Mister McNeal cut away the last of Jack’s sleeve and slid his eyes over him without a flicker of expression. He handed the bloody cloth to Joseph. “Toss this in the fire and go see to his horse. We’ll tend your brother.”
Joseph hesitated, loathe to leave his long-lost sibling, perhaps. No. His eyes shifted protectively to Karin with more than a trace of yearning in their depths.
So, that’s how the land lies. Jack wondered if she felt the same about Joseph, annoyed that he cared if she did. Why should he give a damn who she favored?
“Karin will bear up. She’s seen worse,” John assured the reluctant young man.
This left John McNeal, Neeley, and Karin, but she still hung back. Neeley had banned everyone else from the room. Evidently she was in her glory now. Dipping the towel in the aromatic water, she lit into Jack. “What the—” he jerked and nearly swore.
The old woman didn’t falter and sponged the blood from his arm and throbbing shoulder. No doubt she tried to be careful, but failed.
“John, you’ll want to take these wet clothes off him before he catches his death.”
Jack balled his hands into fists under the zealous healer’s ministration. “Not just yet,” he intervened, unwilling to drive Karin away. The modesty he sensed in her would surely balk at such a manly display of bare flesh.
A wince crossed Karin’s expressive features as if she, too, were in pain. “Let me see to him, Aunt.”
She gave a nod. “I’ll fetch fresh water.” Dropping the crimson rag in the bowl, she sloshed from the room.
Karin took a clean linen towel from the rod above the washstand. “Never fear. I shall be gentle, sir.”
Jack hadn’t been called sir ever and it bemused him that this hesitant maiden fretted over his emotional state. Someone, perhaps his mother, had brought her up to be a lady. “I’m sure you will, Miss.”
She dabbed his shoulder dry, then dipped her small hand into the pungent crock. Pursing rose-tinged lips, she smeared the aromatic paste on his wound. “I’ll give the salve a while to work before I dig the ball out and stitch you up. Ever had woundwort, sir?”
“Dulls the pain right well.” Jack hid a grimace. Even her soft touch stung like the devil, but he wouldn’t push her away for anything. He was too distracted by the dimple in her chin, the purity of her lightly bronzed complexion, the sweep of her dark lashes, and the way her smooth brow puckered in concentration.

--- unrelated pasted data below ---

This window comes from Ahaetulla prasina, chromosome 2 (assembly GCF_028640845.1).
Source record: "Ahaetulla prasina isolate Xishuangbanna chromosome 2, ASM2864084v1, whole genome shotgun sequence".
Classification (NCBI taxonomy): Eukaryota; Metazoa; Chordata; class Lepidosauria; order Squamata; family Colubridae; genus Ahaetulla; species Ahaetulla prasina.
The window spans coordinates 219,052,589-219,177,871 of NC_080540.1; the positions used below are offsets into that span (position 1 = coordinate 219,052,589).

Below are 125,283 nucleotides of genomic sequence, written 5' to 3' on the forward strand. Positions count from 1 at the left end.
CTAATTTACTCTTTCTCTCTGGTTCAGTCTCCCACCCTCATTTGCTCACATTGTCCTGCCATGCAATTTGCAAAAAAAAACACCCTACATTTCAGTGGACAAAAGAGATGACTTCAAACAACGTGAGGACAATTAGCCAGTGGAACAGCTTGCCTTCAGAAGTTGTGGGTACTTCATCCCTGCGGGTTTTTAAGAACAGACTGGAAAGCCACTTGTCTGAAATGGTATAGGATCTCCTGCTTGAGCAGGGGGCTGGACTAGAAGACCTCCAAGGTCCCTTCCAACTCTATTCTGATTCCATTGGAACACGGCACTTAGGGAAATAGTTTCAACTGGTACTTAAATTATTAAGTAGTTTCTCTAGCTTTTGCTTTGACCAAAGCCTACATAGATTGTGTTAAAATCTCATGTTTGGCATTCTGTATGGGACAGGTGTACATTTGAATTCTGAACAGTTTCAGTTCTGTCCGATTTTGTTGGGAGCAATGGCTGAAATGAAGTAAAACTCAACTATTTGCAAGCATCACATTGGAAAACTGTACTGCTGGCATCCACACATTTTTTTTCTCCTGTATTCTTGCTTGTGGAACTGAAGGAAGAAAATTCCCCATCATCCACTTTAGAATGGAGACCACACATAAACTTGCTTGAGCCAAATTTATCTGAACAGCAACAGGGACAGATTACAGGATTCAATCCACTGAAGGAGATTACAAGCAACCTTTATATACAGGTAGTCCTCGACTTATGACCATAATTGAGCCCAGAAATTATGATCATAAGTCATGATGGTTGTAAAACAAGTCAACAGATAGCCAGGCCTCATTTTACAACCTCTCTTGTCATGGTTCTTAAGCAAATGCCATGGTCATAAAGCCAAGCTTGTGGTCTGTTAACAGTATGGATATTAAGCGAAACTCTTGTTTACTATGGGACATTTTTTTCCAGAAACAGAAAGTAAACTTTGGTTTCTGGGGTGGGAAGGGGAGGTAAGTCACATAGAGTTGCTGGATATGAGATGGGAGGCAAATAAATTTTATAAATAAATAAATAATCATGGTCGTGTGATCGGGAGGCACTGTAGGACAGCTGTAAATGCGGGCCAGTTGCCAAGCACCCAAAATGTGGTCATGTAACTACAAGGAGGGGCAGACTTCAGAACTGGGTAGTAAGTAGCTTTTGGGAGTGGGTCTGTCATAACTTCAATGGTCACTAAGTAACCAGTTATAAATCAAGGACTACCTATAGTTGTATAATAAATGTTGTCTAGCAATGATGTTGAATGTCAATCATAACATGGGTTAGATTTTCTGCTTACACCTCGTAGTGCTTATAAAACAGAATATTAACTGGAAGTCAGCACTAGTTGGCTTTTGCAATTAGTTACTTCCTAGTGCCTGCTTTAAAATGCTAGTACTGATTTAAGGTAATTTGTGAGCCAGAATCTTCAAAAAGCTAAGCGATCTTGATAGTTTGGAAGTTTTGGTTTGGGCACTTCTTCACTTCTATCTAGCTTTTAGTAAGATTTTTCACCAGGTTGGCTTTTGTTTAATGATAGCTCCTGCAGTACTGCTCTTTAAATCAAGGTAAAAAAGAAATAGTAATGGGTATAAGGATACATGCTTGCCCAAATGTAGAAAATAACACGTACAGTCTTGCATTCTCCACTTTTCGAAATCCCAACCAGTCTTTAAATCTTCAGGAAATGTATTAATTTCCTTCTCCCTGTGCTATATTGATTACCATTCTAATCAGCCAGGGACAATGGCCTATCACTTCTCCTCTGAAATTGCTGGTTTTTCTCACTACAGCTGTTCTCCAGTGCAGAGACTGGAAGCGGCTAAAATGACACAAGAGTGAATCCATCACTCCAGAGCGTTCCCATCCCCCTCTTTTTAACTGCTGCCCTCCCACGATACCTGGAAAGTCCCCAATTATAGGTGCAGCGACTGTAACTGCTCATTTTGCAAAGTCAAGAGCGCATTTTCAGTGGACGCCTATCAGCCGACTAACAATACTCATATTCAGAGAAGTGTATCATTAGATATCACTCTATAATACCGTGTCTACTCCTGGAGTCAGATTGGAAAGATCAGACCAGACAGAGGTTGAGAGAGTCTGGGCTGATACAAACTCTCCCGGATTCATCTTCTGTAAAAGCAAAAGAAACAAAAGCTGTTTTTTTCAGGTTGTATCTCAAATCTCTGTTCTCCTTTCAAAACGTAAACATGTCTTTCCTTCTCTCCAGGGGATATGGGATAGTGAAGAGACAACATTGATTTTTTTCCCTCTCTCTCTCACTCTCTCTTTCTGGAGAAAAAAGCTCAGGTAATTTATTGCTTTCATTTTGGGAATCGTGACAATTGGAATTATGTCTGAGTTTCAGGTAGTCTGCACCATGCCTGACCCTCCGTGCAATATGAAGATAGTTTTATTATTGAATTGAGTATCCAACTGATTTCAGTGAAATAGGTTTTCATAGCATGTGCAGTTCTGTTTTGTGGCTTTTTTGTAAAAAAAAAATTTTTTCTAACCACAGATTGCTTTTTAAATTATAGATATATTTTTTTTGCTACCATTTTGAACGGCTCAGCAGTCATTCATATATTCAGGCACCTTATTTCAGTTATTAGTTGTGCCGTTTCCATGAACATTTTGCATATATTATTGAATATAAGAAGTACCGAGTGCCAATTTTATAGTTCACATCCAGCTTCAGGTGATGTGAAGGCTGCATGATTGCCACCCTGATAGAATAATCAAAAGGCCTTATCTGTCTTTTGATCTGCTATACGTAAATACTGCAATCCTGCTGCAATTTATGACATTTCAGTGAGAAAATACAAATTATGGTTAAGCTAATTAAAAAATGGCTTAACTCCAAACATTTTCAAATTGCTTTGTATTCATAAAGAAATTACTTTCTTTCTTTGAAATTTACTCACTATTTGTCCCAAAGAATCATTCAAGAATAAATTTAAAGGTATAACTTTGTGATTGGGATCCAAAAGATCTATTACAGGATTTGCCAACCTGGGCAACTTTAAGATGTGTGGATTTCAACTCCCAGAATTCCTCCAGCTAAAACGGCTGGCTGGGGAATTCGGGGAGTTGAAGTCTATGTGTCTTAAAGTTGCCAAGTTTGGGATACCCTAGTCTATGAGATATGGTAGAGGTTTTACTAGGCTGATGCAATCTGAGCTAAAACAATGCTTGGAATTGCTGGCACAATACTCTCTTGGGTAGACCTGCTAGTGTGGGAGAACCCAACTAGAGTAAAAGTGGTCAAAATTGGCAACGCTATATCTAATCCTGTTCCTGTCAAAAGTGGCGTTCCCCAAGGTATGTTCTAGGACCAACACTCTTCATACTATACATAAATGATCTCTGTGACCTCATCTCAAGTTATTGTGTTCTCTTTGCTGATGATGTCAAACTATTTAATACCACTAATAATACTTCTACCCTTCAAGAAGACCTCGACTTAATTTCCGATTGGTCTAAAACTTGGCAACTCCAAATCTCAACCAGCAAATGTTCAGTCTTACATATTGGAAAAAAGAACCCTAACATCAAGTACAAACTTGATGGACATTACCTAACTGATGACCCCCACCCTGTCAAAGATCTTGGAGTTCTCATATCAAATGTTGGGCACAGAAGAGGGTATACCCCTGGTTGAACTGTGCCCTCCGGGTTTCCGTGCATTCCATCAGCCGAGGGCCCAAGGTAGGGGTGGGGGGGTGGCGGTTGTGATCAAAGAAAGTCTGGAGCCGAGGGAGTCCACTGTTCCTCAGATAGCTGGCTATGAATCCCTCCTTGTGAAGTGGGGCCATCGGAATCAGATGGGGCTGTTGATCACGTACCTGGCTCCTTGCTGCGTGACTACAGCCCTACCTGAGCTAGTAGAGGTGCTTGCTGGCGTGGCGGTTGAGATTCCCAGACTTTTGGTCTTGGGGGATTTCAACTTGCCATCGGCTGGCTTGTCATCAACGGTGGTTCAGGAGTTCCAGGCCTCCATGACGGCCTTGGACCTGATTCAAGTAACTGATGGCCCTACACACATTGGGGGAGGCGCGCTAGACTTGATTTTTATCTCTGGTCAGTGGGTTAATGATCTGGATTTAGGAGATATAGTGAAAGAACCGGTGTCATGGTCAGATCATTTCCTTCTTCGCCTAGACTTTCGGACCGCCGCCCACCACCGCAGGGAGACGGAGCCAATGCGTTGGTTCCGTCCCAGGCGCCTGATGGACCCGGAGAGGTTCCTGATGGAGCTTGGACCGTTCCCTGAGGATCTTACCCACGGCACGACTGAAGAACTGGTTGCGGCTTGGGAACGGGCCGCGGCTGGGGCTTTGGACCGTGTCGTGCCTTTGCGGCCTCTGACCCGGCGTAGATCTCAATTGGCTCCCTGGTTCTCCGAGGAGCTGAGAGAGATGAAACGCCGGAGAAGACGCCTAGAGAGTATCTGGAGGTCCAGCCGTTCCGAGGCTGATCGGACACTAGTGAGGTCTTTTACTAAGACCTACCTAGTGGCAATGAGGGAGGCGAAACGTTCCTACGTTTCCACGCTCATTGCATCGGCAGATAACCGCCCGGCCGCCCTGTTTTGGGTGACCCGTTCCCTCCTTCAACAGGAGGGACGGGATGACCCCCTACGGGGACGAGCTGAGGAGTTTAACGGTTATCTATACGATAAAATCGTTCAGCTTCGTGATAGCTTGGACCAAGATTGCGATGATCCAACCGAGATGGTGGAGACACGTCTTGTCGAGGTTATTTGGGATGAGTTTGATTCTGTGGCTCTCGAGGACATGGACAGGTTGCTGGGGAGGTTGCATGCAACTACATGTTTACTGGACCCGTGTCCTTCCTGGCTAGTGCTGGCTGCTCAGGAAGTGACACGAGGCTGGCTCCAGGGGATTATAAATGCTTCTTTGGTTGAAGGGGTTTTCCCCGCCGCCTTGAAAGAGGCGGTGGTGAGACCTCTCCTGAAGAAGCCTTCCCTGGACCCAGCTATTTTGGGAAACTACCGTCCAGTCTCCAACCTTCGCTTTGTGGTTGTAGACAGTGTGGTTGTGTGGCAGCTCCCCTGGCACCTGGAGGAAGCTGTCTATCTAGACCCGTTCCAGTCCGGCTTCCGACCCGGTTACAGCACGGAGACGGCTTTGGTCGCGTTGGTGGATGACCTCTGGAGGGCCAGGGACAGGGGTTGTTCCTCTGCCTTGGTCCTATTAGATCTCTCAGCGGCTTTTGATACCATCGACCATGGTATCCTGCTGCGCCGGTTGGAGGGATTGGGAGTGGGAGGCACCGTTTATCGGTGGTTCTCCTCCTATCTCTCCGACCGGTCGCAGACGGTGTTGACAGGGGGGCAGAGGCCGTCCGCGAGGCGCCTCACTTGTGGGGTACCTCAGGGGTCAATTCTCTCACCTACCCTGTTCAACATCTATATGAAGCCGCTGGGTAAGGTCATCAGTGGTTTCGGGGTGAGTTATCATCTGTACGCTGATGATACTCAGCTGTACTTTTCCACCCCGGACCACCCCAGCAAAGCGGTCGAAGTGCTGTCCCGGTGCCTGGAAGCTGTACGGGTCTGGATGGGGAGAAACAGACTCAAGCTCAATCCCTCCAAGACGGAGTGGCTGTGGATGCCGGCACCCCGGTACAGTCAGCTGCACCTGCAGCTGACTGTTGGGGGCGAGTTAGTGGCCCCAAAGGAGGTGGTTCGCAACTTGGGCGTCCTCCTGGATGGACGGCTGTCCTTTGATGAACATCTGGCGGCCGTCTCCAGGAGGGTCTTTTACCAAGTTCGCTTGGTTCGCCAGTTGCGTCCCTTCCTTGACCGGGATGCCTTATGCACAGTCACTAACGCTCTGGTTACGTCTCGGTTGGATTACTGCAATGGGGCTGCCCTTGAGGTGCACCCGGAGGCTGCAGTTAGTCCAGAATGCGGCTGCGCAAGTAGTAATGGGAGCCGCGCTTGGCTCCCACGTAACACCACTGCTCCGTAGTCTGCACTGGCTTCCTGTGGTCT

A tendril of hair as black as a raven’s wing with the beguiling tendency to curl slipped across her blushed cheek. He wanted to reach out and smooth it back, and her mouth fairly begged to be kissed, though he doubted she’d ever felt a man’s heated lips on hers before. Joseph struck him as far too cautious to press her for anything so daring without her full compliance.
“I’ll see you properly bandaged and dosed,” she continued, seemingly unaware of Jack’s absorption. “Aunt Neeley taught me about tinctures and fever drinks, Mister McCray.”
“I’m obliged to you. Call me Jack,” he coaxed, willing her to look at him.
“We’re nearly family,” he reminded her, instantly kicking himself for the incestuous implication.
She lifted clear eyes to his in unwavering innocence, like twin stars rising in the twilight blue. “You don’t seem a bit like my stepbrother.”
He smiled at her despite the bite in his arm. “Good. You aren’t in the least like a sister.”
“Humph,” John McNeal grunted. “You’ve an able tongue in your head for one accustomed to Indian talk.”
Jack shifted his gaze to the grumbling patriarch. How could sweet Karin come from that old he-wolf? “My adopted father wanted me educated. I spent many hours under the tutoring of a captive minister.”
Mister McNeal gave a cursory nod. “I like to see a fellow get some learning so he can read the scriptures.”
“I can read anything, even Latin,” Jack muttered, remembering the endless drill.
“That so? You been with the tribe all this time?”
The dubious Scotsman rubbed his hand over the gray stubble on his chin. “The Indians let you go?”
“My adopted parents are dead and my older brother couldn’t keep me on my lead. I come and go as I please now.”
Eyes narrowed, John McNeal stabbed a thick finger at him. “Then why in blazes didn’t you return sooner?”
Jack bristled in turn. “There was a war on.”
“Aye. There was. Which side did you fight for?”
He met his stepfather’s glare in simmering defiance. After a tight lipped standoff, he said, “War’s over, Mister McNeal. Remember?”
“You watch that talk, John McNeal,” Neeley scolded as she reappeared with the steaming basin. “This young man’s been through only God knows what. Don’t you go growling at him.”
“That’s no excuse. The traitor.”
Karin’s hand shook against Jack’s shoulder. “Grandpa, please. We don’t know his story yet.”
Fire shot through John’s McNeal’s blue eyes and they burned into Jack. “’Tis a tale I don’t want you hearing, lass. If he’s to stay with us, he starts fresh. And don’t you go getting over friendly with my granddaughter, Jack McCray.”
A condition Jack had no intention of honoring.
“Ms. Trissel’s alluring style of writing invites the readers into a world of fantasy and makes it so believable it is spellbinding.” ~Camellia at Long and Short Reviews
***The Bearwalker’s Daughter (A revised version of Daughter of the Wind) is available for .99 in Amazon Kindle.